Mr. WAYNE: Oh, boy. The whole thing folded up. I went back to California literally with $600 in borrowed money and then spent the next - oh, year and a half making sure that all the creditors were paid off 100 cents on the dollar and I bought back every share of stock that people had bought. And it was a very traumatic experience.

RAZ: Traumatic. And so - traumatic. So you obviously were not interested in taking that kind of risk again.

Mr. WAYNE: You have it exactly. I had no...

RAZ: But what kind of risk did you - what...

Mr. WAYNE: This is something I must clarify. I had no doubt whatsoever that Apple was going to be a very, very successful enterprise. What I was concerned with was that the beginnings of the company were going to be quite a rollercoaster. And at my age and the experience and background that I had, made me feel I really wasn't up to going through that kind of an exercise.

RAZ: So...

Mr. WAYNE: So I simply went down to the registrar's office, pulled myself off the agreement. There was no animosity either between Jobs or Wozniak or myself. It was simply a matter of a decision I made based upon the circumstances.

RAZ: But why did you do that? I mean, simply by being part of the company, were you worried that it opened you up to liability or...

Mr. WAYNE: Absolutely, it did.

RAZ: Mm-hmm.

Mr. WAYNE: For a start, Jobs had gone out, and in a very businesslike way, had sold some personal computers to a retail outlet by the name of The Bike Shop. And two things immediately popped up. One, I heard that The Bike Shop had a terrible reputation for not paying their bills. And second, very appropriately, Jobs had gone out and borrowed $15,000 to get the materials necessary to fill that order.

But this was a company, not a corporation, which meant that I was immediately liable for 10 percent of that $15,000, and if the thing blew up, I had no idea where I was going to come up with $1,500 in order to cover my end of the obligation.

To be very simply to focus it down, I thought that if I stayed with Apple, I was going to probably wind up the richest man in the cemetery. So I figured I'd better go off and do other things.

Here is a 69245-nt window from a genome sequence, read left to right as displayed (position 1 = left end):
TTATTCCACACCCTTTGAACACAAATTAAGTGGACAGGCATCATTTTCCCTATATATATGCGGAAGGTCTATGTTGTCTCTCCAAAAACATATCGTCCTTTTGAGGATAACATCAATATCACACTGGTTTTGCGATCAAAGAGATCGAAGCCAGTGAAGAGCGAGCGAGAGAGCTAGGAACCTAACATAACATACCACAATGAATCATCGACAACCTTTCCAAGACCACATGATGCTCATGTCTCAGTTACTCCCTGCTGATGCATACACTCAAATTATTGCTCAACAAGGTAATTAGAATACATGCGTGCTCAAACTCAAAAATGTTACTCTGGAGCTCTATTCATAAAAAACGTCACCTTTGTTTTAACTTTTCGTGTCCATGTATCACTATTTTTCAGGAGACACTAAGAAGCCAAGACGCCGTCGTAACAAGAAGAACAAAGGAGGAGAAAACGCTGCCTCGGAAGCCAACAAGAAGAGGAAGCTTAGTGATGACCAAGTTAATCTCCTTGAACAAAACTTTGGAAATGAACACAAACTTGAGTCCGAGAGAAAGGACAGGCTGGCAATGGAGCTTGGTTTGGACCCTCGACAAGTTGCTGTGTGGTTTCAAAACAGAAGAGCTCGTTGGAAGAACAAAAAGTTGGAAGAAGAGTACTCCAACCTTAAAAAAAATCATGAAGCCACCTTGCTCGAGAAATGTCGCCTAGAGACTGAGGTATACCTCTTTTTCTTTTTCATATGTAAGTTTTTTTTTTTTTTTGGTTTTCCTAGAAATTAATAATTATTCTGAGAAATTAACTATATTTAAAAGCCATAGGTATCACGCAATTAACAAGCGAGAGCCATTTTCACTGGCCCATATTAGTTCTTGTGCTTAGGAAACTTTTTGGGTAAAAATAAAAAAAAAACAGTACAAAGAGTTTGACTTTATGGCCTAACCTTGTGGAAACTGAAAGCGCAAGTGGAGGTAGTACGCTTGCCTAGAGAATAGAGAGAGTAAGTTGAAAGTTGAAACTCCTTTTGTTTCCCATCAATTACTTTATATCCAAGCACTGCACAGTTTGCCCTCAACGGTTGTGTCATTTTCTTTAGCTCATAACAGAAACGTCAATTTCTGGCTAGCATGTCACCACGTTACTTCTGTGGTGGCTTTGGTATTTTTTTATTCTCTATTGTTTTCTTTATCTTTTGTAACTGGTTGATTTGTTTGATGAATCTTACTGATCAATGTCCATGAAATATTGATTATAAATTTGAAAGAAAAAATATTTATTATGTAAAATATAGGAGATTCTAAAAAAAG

RAZ: You would probably have a heart attack.

(Soundbite of laughter)

Mr. WAYNE: So that was basically it. I was just not prepared for that kind of adventure.

RAZ: No one ever offered you a job or said, hey, you know, we'd like to bring you back into the company?

Mr. WAYNE: Well, twice since I separated myself from the company, Jobs offered me a position at Apple, and on both occasions, I declined.

RAZ: Why?

Mr. WAYNE: Because I like to take things from beginning to end, where I can wear six or seven hats. I couldn't do that at Apple. I was going to be in one niche or another, and that wasn't my style of working.

RAZ: Apple, as you know, has just been named the world's most valuable tech company, surpassing Microsoft, worth something like $222 billion. You've heard this before. I'm sure you've thought of this many times. Your 10 percent share would be worth billions of dollars today. Do you ever ask yourself what if?

Mr. WAYNE: To what purpose? I mean, whatever has been, has been. I learned a long time ago not to what if these things. It means nothing. All you can do about yesterday is to learn from it. Would I have been better off if I'd have stayed with them? Probably, but at what cost? I don't know.

RAZ: Ron Wayne, what are you doing now? What do you do for a living?

Mr. WAYNE: I'm retired. I live on my Social Security and I supplement my income by casually dealing in collector stamps and coins. I've also done a few little engineering projects on the side, and I've written a book - matter of fact, two books, which I hope someday to be able to publish, and maybe I can do something out of that. But I am not in an uncomfortable situation, let me put it that way.

RAZ: Is it fair to say that you did not become a rich man?

Mr. WAYNE: I did not become a rich man. I've never been rich. But I've never been hungry, either.

RAZ: That's Ron Wayne. He was one of the founders of Apple Computer back in 1976. If he'd stayed, his share would have been worth about $22 billion today. We spoke with him from his home in Pahrump, Nevada. That's about 60 miles west of Las Vegas.

Ron Wayne, thank you so much.

Mr. WAYNE: Thank you very much for the opportunity.